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A new tactic for treating T1D
August 2016
by Kelsey Kaustinen  |  Email the author
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LONDON & ONTARIO—Clinical-stage company Sernova Corp. is getting some traction for advancing its potential diabetes treatment with the launch of a research funding agreement with JDRF. Per the terms of the agreement, JDRF will provide up to $2.45 million to Sernova to support a clinical trial at a major U.S. transplantation site of Sernova’s CPS (Cell Pouch System) technologies for the treatment of hypoglycemia unawareness patients with severe type 1 diabetes (T1D).
 
“JDRF has previously provided funding to advance the development of Sernova’s technologies through a preclinical collaboration with Massachusetts General Hospital, and we are proud to continue our support as Sernova’s technologies progress into new safety and efficacy clinical trials,” said Derek Rapp, JDRF president and CEO. “JDRF is excited about this collaboration, which advances research in encapsulated cell therapies, and will continue to drive progress toward our mission to accelerate life-changing breakthroughs to cure, prevent and treat T1D and its complications.”
 
T1D occurs when the immune system attacks and destroys the pancreatic cells that produce insulin, thereby throwing off the body’s ability to properly process glucose and maintain healthy blood sugar levels. JDRF reports that 1.25 million Americans have T1D, with 40,000 individuals diagnosed each year in the United States alone. It’s expected that by 2050, five million Americans will have T1D.
 
At present, there’s no cure for this disease; T1D patients rely on insulin therapy to maintain proper blood sugar levels. The current approach of multiple doses of insulin each day requires constant monitoring, however, and miscalculating doses can lead to episodes of high or low blood sugar. When blood sugar levels get dangerously low, or hypoglycemic, individuals can pass out or lapse into a diabetic coma. Dr. Phillip Toleikis, president and CEO of Sernova, says that some 30 percent of T1D patients experience hypoglycemia unawareness, or very low levels of blood sugar without any of the warning signs such as dizziness, nausea or tremors.
 
“Their sugar levels can drop to precipitously low levels, and they can go into a coma and not even realize it,” he explains. “So this is a subgroup of patients that have hypoglycemic events that we’re working on treating, and these people can benefit from an islet transplant.”
 
Sernova’s CPS, “when transplanted with insulin-producing islets, has demonstrated efficacy in three different small and large animal transplantation models (isograft, autograft and allograft) of diabetes, where animals achieved sustained glucose control,” the company notes on its website.
 
“Our device is an implantable, small medical device, just a few millimeters thick, and when the device is placed into the body, natural tissue is encouraged to incorporate or fill in around the device, and that natural tissue forms highly vascularized tissue chambers, into which we can put the therapeutic cells,” Toleikis tells DDNews. “Islets in particular have a very high metabolic rate, and they require a lot of blood vessel incorporation, and we have shown with our device in particular that the islets become infiltrated with the blood vessels, very similar to what occurs in the pancreas. So the device is designed specifically to create an ideal tissue environment to house therapeutic cells, including islets.”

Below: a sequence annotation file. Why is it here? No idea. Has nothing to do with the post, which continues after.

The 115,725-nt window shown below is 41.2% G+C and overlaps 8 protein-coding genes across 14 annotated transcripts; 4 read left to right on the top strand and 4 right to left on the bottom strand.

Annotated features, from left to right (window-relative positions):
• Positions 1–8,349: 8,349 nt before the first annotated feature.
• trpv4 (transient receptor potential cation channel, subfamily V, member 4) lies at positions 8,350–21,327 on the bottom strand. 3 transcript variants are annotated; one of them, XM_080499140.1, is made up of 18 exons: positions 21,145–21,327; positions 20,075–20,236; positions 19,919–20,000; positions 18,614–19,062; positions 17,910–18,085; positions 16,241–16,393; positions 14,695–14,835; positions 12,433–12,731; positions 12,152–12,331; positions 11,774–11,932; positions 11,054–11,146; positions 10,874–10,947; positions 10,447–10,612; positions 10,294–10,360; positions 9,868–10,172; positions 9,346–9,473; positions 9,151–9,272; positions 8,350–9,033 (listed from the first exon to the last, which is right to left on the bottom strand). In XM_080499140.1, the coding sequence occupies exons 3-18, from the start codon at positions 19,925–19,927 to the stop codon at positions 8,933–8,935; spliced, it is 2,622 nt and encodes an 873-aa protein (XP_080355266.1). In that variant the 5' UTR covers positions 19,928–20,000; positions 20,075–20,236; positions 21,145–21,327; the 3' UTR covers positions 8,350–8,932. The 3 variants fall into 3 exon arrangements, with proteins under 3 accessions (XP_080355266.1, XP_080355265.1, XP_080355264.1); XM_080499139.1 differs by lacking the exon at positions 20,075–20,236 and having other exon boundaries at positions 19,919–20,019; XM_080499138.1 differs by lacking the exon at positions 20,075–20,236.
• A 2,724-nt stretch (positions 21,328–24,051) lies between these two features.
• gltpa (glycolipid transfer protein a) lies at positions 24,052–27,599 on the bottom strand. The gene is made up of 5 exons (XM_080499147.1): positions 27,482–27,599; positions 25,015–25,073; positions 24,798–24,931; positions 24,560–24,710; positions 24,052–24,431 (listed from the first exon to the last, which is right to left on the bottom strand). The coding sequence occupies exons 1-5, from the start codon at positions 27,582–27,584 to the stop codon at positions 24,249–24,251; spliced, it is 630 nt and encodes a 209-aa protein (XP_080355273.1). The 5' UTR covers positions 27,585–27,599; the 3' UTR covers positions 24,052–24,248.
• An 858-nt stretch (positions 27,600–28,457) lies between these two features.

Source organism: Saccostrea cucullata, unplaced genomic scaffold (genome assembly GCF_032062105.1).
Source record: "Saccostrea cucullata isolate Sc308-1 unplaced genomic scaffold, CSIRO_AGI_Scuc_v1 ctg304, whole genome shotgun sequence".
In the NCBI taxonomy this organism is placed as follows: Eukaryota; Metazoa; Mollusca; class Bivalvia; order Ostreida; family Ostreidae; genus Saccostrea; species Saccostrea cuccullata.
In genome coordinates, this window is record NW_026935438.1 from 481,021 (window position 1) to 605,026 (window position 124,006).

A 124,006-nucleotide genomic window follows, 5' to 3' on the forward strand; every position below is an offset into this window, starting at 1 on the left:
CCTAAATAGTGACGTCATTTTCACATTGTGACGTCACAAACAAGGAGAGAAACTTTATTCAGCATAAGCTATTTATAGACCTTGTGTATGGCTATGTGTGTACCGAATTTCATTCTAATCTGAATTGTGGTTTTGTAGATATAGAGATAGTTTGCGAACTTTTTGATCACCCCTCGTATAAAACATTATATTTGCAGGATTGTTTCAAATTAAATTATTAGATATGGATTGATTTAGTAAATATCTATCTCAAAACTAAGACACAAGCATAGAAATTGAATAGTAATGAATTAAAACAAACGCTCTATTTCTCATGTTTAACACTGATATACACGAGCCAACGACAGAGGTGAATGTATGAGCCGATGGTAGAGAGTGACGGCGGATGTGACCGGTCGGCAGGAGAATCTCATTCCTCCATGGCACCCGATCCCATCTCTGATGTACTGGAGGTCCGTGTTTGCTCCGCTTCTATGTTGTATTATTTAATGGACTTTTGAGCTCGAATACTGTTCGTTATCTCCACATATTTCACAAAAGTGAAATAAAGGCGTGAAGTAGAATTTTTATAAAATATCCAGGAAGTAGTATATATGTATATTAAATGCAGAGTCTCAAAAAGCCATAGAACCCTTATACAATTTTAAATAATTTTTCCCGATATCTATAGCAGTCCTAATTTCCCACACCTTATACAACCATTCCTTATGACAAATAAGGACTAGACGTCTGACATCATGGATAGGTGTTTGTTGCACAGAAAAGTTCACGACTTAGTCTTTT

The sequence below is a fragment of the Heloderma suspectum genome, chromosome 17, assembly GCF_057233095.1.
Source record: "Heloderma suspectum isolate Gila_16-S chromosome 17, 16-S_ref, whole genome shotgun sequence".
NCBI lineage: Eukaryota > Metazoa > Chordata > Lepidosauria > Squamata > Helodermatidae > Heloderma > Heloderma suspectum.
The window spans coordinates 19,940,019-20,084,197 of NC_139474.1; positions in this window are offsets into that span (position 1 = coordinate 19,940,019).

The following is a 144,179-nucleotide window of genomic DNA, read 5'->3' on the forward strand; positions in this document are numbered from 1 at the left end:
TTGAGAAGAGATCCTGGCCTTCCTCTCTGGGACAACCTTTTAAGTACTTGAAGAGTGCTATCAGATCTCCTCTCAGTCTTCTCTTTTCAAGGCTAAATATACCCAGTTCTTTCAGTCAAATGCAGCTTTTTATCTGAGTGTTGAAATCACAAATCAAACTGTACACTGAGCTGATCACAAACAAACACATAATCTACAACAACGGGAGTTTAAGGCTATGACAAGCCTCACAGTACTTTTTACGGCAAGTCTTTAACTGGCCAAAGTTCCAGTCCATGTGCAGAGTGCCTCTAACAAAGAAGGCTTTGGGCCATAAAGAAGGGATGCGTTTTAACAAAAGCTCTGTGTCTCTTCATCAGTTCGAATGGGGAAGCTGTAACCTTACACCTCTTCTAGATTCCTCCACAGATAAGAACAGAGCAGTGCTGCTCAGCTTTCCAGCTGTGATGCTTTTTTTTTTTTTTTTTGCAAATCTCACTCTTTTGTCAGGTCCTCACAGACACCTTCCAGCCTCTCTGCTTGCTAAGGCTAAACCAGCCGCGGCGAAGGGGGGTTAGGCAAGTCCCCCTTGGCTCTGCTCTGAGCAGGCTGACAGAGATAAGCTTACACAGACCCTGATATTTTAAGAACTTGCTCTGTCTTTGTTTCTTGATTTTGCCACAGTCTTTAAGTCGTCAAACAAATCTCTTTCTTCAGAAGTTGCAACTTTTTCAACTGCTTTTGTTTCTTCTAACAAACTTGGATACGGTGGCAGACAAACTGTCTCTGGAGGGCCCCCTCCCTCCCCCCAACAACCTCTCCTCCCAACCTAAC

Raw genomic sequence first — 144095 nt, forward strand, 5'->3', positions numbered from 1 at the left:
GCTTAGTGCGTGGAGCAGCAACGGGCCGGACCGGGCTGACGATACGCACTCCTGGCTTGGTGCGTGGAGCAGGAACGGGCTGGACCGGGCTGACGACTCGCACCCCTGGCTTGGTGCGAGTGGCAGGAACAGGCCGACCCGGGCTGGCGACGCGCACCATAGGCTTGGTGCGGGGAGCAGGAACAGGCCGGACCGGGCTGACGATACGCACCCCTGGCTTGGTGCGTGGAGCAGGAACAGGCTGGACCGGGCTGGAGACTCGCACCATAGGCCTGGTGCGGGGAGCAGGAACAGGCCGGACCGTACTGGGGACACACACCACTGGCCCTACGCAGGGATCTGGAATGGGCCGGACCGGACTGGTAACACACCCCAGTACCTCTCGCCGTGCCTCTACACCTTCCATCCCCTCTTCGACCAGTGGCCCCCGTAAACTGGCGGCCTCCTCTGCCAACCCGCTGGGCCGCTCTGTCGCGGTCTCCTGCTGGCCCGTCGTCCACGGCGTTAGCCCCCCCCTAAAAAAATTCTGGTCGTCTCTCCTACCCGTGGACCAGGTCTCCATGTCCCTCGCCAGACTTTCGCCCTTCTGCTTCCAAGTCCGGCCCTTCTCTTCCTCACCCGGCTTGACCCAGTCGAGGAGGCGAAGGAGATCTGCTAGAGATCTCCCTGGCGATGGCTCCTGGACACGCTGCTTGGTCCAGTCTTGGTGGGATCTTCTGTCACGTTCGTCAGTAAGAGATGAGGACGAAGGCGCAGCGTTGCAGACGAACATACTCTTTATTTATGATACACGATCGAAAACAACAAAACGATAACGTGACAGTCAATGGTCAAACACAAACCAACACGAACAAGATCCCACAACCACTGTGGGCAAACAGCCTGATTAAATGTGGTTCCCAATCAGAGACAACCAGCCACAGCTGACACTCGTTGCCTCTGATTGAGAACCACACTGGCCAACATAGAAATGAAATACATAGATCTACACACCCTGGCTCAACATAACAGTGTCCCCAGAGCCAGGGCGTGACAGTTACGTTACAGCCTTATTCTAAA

This could offer a long-term solution for patients with diabetes, according to Toleikis. While they don’t know exactly how long they can last—he says Sernova “will find out how long the cells operate in the clinical studies that we’re working on”—they do know that if healthy islets are used in the device, they have a long lifespan. Another bonus, he adds, is that Sernova’s device can be implanted for a long period of time without forming any fibrotic tissue.
 
“One of the issues with a lot of medical devices when they’re placed in the body is that, rather than incorporate the tissue, the body tends to wall the device off like a splinter and cut off the blood supply to the device. Our device is specifically designed to form these highly vascularized tissue chambers which help the islets to survive, so it forms a much more natural tissue environment and the device becomes a part of the body, essentially,” remarks Toleikis.
 
He says they expect the future of diabetes treatment to be a cell therapy approach for a number of reasons. For one, “the best glucose control you can get is with natural islets or even stem cell-derived technologies, whereby these cells can read blood sugar levels and release insulin accordingly.” In addition, he notes, “with tighter control of blood sugar levels, you can reduce the microvascular side effects of the disease.”
 
The company’s technology is also being explored in hemophilia A and hypothyroidism.
 
Code: E081619

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